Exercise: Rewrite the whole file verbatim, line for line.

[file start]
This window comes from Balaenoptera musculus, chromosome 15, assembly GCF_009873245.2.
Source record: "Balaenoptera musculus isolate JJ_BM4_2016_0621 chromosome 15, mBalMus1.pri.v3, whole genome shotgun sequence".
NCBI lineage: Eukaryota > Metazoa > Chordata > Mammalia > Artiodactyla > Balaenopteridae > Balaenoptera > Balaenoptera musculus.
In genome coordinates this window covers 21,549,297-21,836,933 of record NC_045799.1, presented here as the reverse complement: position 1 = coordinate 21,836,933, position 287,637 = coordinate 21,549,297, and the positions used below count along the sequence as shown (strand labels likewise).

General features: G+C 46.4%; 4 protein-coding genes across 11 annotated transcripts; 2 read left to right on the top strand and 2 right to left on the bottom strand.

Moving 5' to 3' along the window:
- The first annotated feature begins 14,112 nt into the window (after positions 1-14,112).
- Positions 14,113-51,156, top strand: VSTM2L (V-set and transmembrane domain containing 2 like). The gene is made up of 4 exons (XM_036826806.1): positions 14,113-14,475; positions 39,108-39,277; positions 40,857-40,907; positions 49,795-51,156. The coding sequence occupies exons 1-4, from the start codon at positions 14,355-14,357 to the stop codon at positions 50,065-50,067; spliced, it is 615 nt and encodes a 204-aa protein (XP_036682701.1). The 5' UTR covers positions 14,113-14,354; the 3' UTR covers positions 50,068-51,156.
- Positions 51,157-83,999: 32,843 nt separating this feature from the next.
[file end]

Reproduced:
This window comes from Balaenoptera musculus, chromosome 15, assembly GCF_009873245.2.
Source record: "Balaenoptera musculus isolate JJ_BM4_2016_0621 chromosome 15, mBalMus1.pri.v3, whole genome shotgun sequence".
NCBI lineage: Eukaryota > Metazoa > Chordata > Mammalia > Artiodactyla > Balaenopteridae > Balaenoptera > Balaenoptera musculus.
In genome coordinates this window covers 21,549,297-21,836,933 of record NC_045799.1, presented here as the reverse complement: position 1 = coordinate 21,836,933, position 287,637 = coordinate 21,549,297, and the positions used below count along the sequence as shown (strand labels likewise).

General features: G+C 46.4%; 4 protein-coding genes across 11 annotated transcripts; 2 read left to right on the top strand and 2 right to left on the bottom strand.

Moving 5' to 3' along the window:
- The first annotated feature begins 14,112 nt into the window (after positions 1-14,112).
- Positions 14,113-51,156, top strand: VSTM2L (V-set and transmembrane domain containing 2 like). The gene is made up of 4 exons (XM_036826806.1): positions 14,113-14,475; positions 39,108-39,277; positions 40,857-40,907; positions 49,795-51,156. The coding sequence occupies exons 1-4, from the start codon at positions 14,355-14,357 to the stop codon at positions 50,065-50,067; spliced, it is 615 nt and encodes a 204-aa protein (XP_036682701.1). The 5' UTR covers positions 14,113-14,354; the 3' UTR covers positions 50,068-51,156.
- Positions 51,157-83,999: 32,843 nt separating this feature from the next.